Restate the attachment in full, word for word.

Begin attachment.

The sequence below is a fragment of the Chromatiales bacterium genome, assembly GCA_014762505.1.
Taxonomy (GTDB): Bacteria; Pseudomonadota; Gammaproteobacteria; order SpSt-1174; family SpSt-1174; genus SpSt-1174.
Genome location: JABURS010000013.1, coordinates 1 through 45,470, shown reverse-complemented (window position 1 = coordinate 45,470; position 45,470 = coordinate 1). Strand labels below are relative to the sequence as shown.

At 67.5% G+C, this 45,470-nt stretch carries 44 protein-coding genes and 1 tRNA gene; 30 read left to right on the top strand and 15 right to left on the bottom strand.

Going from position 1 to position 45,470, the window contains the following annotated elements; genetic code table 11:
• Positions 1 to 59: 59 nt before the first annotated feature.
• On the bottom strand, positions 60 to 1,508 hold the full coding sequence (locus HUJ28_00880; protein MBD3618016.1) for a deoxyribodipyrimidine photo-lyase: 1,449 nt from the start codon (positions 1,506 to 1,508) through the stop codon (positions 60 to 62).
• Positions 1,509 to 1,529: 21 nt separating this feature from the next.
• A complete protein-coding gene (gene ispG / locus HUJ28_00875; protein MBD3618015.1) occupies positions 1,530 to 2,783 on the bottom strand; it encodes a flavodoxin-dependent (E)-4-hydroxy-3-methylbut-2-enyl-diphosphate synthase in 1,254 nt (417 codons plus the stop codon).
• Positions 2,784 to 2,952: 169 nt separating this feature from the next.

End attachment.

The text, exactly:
The sequence below is a fragment of the Chromatiales bacterium genome, assembly GCA_014762505.1.
Taxonomy (GTDB): Bacteria; Pseudomonadota; Gammaproteobacteria; order SpSt-1174; family SpSt-1174; genus SpSt-1174.
Genome location: JABURS010000013.1, coordinates 1 through 45,470, shown reverse-complemented (window position 1 = coordinate 45,470; position 45,470 = coordinate 1). Strand labels below are relative to the sequence as shown.

At 67.5% G+C, this 45,470-nt stretch carries 44 protein-coding genes and 1 tRNA gene; 30 read left to right on the top strand and 15 right to left on the bottom strand.

Going from position 1 to position 45,470, the window contains the following annotated elements; genetic code table 11:
• Positions 1 to 59: 59 nt before the first annotated feature.
• On the bottom strand, positions 60 to 1,508 hold the full coding sequence (locus HUJ28_00880; protein MBD3618016.1) for a deoxyribodipyrimidine photo-lyase: 1,449 nt from the start codon (positions 1,506 to 1,508) through the stop codon (positions 60 to 62).
• Positions 1,509 to 1,529: 21 nt separating this feature from the next.
• A complete protein-coding gene (gene ispG / locus HUJ28_00875; protein MBD3618015.1) occupies positions 1,530 to 2,783 on the bottom strand; it encodes a flavodoxin-dependent (E)-4-hydroxy-3-methylbut-2-enyl-diphosphate synthase in 1,254 nt (417 codons plus the stop codon).
• Positions 2,784 to 2,952: 169 nt separating this feature from the next.